Currently a major fiscal battle is taking place between Republicans and Democrats in the state government regarding New Jersey’s budget gap of nearly $2 billion. While both want to address the state’s budget woes, the parties have differing routes.
Governor Chris Christie and his Republican allies are proposing to take money from the state workers in the form of reducing payments to the public worker pension system in order to fill the gap while Democrats want to increase taxes on the wealthy.
There has been an outpouring of opposition to both plans, albeit from different sectors of the public. Public unions, such as Public Employees Retirement System, voted unanimously to go so far as to hire attorneys to sue Governor Christie over his proposed plan. On the other side of the aisle, many business leaders have come out against the Sweeney plan, saying that it will damage the state’s economy in the long-term.
According to The Star Ledger state Senate Minority Leader Tom Kean Jr. (R-Union) stated that the Democratic budget plan would “make this a much more difficult place to live, to work, to raise a family, to vacation, to raise tourist dollars, to really be a beacon for people around this country and around this globe to really believe in economic growth and opportunity.”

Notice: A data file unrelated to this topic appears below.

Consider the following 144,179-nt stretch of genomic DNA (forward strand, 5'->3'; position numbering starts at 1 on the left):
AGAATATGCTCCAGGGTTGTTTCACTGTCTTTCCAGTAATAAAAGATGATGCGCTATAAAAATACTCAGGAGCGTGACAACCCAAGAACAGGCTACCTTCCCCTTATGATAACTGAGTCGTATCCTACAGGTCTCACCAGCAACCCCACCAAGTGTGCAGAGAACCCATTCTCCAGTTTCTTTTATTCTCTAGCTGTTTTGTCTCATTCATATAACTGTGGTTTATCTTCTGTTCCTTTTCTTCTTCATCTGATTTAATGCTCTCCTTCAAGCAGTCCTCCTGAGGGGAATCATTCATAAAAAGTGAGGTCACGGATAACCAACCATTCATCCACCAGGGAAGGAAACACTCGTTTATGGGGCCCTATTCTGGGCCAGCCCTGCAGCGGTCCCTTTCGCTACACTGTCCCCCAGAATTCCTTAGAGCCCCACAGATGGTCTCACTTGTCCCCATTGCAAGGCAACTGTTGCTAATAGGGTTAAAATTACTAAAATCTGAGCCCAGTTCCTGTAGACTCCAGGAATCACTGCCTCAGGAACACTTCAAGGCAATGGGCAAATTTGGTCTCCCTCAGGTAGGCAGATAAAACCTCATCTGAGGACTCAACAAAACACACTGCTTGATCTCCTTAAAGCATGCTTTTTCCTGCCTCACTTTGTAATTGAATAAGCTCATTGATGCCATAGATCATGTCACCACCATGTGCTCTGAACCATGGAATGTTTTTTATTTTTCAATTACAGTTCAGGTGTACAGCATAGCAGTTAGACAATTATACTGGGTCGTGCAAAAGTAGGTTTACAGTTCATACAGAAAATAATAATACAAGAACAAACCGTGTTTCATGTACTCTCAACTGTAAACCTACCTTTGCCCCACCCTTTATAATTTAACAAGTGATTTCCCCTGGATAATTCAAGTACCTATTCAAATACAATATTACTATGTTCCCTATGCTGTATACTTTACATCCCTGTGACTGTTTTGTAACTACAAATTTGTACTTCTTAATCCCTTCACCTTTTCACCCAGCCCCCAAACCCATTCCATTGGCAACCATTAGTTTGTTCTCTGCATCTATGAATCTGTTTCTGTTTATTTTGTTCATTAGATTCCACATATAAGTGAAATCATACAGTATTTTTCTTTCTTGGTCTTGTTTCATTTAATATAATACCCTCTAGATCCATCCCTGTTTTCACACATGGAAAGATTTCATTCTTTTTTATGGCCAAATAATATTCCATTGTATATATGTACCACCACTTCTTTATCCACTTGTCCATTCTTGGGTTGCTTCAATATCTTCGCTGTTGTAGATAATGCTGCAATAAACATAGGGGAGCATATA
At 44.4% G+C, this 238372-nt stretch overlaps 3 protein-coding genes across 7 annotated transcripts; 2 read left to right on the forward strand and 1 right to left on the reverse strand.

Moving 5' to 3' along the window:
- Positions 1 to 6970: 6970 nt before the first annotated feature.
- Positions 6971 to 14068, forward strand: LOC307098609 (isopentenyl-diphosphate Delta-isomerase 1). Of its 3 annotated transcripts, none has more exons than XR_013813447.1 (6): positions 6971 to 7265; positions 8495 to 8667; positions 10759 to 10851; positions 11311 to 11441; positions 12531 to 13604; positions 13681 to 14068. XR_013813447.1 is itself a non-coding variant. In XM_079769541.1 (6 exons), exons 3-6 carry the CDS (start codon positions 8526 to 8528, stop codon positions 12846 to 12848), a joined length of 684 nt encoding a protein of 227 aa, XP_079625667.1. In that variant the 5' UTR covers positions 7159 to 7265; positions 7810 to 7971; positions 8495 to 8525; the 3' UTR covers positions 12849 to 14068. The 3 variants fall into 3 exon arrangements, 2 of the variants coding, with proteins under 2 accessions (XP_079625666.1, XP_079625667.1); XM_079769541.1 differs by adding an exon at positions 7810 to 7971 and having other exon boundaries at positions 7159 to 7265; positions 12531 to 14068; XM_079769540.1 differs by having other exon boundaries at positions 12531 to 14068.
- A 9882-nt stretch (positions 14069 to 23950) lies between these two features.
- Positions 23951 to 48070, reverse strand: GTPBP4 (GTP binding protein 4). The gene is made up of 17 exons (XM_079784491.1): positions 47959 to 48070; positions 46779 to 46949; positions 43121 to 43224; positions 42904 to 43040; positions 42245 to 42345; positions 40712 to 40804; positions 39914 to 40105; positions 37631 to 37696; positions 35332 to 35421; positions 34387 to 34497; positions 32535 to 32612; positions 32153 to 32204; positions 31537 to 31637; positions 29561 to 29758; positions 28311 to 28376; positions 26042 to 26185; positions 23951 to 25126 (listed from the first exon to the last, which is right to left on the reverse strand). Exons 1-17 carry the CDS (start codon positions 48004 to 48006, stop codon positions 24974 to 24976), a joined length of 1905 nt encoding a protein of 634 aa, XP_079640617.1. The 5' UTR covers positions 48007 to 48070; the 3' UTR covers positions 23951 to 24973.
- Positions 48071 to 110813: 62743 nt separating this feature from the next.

There seem to be problems with both plans. According to the Governor’s economic team, his proposed plan would cost taxpayers $4.2 billion over five years- almost double the Governor’s proposed pension cuts of about $2.4 billion. On top of this, according to Fox Business, the major credit rating agency Fitch has warned that the Governor’s plan would hurt the state’s credit rating as it “once again displays an inability to deliver a recurring solution to the state's budgetary imbalance and further delays action to align the state's revenues and expenditures.”
The Democratic budget is problematic as it is already dead on arrival. While it has passed the Assembly and State Senate budget committees, the Governor has said that he will veto it.
(Devon Douglas-Bowers works for District 27 Assemblywoman Mila Jasey).
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